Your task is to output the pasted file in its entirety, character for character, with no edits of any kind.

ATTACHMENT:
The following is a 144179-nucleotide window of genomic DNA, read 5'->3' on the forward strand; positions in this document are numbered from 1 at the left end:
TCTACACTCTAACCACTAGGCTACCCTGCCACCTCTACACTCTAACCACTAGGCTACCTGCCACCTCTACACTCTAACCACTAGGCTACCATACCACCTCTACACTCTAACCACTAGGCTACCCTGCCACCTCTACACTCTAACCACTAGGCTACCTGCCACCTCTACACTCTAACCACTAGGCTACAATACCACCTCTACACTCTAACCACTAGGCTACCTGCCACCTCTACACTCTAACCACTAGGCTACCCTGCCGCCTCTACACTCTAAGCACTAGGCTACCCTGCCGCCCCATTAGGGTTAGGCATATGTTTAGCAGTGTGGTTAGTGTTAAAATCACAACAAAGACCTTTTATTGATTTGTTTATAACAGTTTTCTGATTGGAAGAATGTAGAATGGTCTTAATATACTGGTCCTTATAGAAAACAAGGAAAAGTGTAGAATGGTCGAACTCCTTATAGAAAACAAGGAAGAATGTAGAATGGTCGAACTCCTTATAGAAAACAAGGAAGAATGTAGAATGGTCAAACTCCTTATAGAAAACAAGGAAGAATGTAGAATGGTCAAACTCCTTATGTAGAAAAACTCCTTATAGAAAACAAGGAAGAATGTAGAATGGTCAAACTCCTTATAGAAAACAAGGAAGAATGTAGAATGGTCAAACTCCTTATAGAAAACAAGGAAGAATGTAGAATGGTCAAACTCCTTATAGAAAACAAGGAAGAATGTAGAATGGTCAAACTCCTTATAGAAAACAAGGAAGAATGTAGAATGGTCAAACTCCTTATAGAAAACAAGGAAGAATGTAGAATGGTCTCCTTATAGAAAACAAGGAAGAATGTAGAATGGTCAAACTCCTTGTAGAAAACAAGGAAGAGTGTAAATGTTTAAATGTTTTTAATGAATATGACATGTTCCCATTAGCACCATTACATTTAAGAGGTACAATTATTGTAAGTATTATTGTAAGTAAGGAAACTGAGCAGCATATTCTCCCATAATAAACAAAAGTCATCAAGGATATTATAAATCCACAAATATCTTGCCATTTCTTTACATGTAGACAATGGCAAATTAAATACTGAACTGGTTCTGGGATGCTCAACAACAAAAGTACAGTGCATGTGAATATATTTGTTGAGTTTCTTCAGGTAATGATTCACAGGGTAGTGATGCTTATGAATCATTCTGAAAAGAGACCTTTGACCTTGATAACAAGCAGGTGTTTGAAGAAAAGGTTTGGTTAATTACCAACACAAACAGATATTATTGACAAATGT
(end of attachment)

The following is a 144179-nucleotide window of genomic DNA, read 5'->3' on the forward strand; positions in this document are numbered from 1 at the left end:
TCTACACTCTAACCACTAGGCTACCCTGCCACCTCTACACTCTAACCACTAGGCTACCTGCCACCTCTACACTCTAACCACTAGGCTACCATACCACCTCTACACTCTAACCACTAGGCTACCCTGCCACCTCTACACTCTAACCACTAGGCTACCTGCCACCTCTACACTCTAACCACTAGGCTACAATACCACCTCTACACTCTAACCACTAGGCTACCTGCCACCTCTACACTCTAACCACTAGGCTACCCTGCCGCCTCTACACTCTAAGCACTAGGCTACCCTGCCGCCCCATTAGGGTTAGGCATATGTTTAGCAGTGTGGTTAGTGTTAAAATCACAACAAAGACCTTTTATTGATTTGTTTATAACAGTTTTCTGATTGGAAGAATGTAGAATGGTCTTAATATACTGGTCCTTATAGAAAACAAGGAAAAGTGTAGAATGGTCGAACTCCTTATAGAAAACAAGGAAGAATGTAGAATGGTCGAACTCCTTATAGAAAACAAGGAAGAATGTAGAATGGTCAAACTCCTTATAGAAAACAAGGAAGAATGTAGAATGGTCAAACTCCTTATGTAGAAAAACTCCTTATAGAAAACAAGGAAGAATGTAGAATGGTCAAACTCCTTATAGAAAACAAGGAAGAATGTAGAATGGTCAAACTCCTTATAGAAAACAAGGAAGAATGTAGAATGGTCAAACTCCTTATAGAAAACAAGGAAGAATGTAGAATGGTCAAACTCCTTATAGAAAACAAGGAAGAATGTAGAATGGTCAAACTCCTTATAGAAAACAAGGAAGAATGTAGAATGGTCTCCTTATAGAAAACAAGGAAGAATGTAGAATGGTCAAACTCCTTGTAGAAAACAAGGAAGAGTGTAAATGTTTAAATGTTTTTAATGAATATGACATGTTCCCATTAGCACCATTACATTTAAGAGGTACAATTATTGTAAGTATTATTGTAAGTAAGGAAACTGAGCAGCATATTCTCCCATAATAAACAAAAGTCATCAAGGATATTATAAATCCACAAATATCTTGCCATTTCTTTACATGTAGACAATGGCAAATTAAATACTGAACTGGTTCTGGGATGCTCAACAACAAAAGTACAGTGCATGTGAATATATTTGTTGAGTTTCTTCAGGTAATGATTCACAGGGTAGTGATGCTTATGAATCATTCTGAAAAGAGACCTTTGACCTTGATAACAAGCAGGTGTTTGAAGAAAAGGTTTGGTTAATTACCAACACAAACAGATATTATTGACAAATGT